Exclusive breastfeeding during the first six months is the most cost-effective intervention for the survival of a child.
This was said by Health Services Academy (HSA) Executive Director and Dean Dr Asad Hafeez during a workshop organised by the HSA in collaboration with Save the Children Pakistan to mark the 25th anniversary of the UN Convention for the Rights of the Child (UNCRC) and the International Day for Prevention of Child Abuse.
Dr Asad said that exclusive breastfeeding and adequate complementary feeding were key interventions for improving children’s survival.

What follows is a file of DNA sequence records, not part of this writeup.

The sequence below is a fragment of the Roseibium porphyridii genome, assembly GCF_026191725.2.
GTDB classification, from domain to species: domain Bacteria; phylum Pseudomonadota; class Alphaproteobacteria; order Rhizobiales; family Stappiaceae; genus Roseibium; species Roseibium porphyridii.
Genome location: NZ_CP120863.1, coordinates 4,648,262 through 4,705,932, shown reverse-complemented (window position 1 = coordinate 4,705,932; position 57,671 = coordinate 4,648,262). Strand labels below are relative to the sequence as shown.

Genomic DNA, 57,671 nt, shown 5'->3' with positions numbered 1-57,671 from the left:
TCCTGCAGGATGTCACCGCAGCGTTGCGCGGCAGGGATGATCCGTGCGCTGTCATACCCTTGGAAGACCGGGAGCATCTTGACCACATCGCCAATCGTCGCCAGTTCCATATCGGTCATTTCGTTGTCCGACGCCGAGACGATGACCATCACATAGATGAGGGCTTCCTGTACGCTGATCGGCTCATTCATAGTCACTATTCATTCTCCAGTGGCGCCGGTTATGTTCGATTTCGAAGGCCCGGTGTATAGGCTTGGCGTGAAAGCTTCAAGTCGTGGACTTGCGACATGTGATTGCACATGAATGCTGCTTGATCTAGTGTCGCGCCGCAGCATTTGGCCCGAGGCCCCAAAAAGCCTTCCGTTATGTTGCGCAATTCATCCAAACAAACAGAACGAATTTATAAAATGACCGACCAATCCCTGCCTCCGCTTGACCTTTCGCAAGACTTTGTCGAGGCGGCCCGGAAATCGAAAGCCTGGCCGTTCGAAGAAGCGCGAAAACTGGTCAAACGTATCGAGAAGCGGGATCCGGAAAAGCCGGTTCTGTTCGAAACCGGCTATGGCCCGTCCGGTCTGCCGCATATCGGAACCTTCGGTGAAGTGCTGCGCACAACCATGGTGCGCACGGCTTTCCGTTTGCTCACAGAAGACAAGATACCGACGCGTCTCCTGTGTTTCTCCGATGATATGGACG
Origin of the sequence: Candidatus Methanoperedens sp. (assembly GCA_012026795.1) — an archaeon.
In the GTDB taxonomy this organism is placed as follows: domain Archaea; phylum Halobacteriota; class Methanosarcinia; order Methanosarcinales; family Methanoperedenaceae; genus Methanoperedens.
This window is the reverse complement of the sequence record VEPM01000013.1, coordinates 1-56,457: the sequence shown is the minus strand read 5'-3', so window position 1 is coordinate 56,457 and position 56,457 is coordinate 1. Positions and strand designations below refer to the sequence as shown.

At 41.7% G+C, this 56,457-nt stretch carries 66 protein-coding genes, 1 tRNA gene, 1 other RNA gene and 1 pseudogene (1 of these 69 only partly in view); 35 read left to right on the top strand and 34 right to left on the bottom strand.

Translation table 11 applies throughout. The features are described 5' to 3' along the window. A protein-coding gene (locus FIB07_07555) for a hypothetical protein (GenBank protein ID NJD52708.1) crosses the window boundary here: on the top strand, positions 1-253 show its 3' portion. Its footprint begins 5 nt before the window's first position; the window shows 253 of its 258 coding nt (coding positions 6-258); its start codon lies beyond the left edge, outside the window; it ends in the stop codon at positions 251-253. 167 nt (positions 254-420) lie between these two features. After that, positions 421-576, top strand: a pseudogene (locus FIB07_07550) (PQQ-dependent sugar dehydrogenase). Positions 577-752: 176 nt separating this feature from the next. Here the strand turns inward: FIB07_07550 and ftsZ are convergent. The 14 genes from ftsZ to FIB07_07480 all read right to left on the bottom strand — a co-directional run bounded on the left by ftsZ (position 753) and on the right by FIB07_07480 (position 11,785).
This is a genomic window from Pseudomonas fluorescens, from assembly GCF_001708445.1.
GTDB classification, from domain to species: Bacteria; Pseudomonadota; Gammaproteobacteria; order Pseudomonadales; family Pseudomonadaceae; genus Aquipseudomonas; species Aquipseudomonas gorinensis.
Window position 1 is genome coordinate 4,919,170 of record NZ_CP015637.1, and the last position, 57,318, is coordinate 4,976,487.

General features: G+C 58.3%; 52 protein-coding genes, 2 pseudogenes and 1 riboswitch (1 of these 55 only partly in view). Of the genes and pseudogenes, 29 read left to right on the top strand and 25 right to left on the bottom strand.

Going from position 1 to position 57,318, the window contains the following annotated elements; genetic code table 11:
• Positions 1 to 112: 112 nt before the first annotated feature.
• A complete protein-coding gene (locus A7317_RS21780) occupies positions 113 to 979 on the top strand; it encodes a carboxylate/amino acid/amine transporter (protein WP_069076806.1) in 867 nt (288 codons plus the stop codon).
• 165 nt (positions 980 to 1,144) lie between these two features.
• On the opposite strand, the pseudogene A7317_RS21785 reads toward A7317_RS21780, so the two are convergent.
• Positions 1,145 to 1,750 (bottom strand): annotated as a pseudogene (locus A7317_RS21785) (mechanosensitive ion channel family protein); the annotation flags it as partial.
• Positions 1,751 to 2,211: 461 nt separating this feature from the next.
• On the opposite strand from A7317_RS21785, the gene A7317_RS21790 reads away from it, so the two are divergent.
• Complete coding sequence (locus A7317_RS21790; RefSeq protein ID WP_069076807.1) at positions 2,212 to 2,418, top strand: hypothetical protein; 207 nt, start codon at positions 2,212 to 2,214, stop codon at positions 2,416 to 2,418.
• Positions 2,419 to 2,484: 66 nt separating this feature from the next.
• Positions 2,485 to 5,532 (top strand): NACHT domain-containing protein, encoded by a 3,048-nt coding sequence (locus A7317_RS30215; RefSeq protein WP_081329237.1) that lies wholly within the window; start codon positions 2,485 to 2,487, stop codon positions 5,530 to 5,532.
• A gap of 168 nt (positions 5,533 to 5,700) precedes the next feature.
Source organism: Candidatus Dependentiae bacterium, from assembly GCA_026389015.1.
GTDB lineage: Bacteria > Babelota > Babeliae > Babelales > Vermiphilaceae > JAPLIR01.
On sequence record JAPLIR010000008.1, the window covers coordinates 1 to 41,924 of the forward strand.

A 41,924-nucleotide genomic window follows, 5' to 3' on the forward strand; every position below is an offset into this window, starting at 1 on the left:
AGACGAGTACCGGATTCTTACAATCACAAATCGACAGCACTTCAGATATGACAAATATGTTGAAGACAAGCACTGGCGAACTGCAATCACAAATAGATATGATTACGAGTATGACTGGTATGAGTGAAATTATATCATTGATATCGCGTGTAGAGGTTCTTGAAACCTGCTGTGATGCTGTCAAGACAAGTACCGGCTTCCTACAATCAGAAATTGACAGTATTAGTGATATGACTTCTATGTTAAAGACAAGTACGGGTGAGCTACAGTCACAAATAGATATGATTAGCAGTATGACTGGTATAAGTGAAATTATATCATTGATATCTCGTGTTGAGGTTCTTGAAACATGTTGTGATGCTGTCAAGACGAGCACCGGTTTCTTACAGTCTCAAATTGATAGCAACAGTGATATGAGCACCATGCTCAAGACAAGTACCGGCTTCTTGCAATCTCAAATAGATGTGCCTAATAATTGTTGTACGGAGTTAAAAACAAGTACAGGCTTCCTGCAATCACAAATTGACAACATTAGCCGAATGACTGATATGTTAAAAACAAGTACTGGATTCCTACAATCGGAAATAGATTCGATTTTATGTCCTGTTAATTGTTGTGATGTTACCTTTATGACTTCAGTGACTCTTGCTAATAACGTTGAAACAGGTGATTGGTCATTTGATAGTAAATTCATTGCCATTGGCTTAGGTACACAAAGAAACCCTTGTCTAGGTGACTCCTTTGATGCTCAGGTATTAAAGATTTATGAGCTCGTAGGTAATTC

HSA Registrar Dr Saima Hameed said that since the Pakistan demographic health survey five years ago, breastfeeding rose slightly, going from 37.1 per cent in 2006-07 to 37.7 per cent in 2012-13, while bottle-feeding rose from 32.1 per cent to 41 per cent in the same period.
Although Pakistan voted for the International Code of Marketing Breast-milk Substitutes in 1981, followed by a national law adopted in 2002, after the 18th Amendment, responsibility to invest in the subject shifted to the provinces, she said.
MNCH specialist Dr Asma Badar presented the overall situation of breastfeeding and the reasons for poor exclusive breastfeeding rates, which are the lowest in South Asia. HSA assistant Prof Dr Shahzad Ali Khan presented the findings of Save the Children’s report on breastfeeding and violations of the code in Pakistan by milk substitute producers.
Published in The Express Tribune, November 20th, 2014.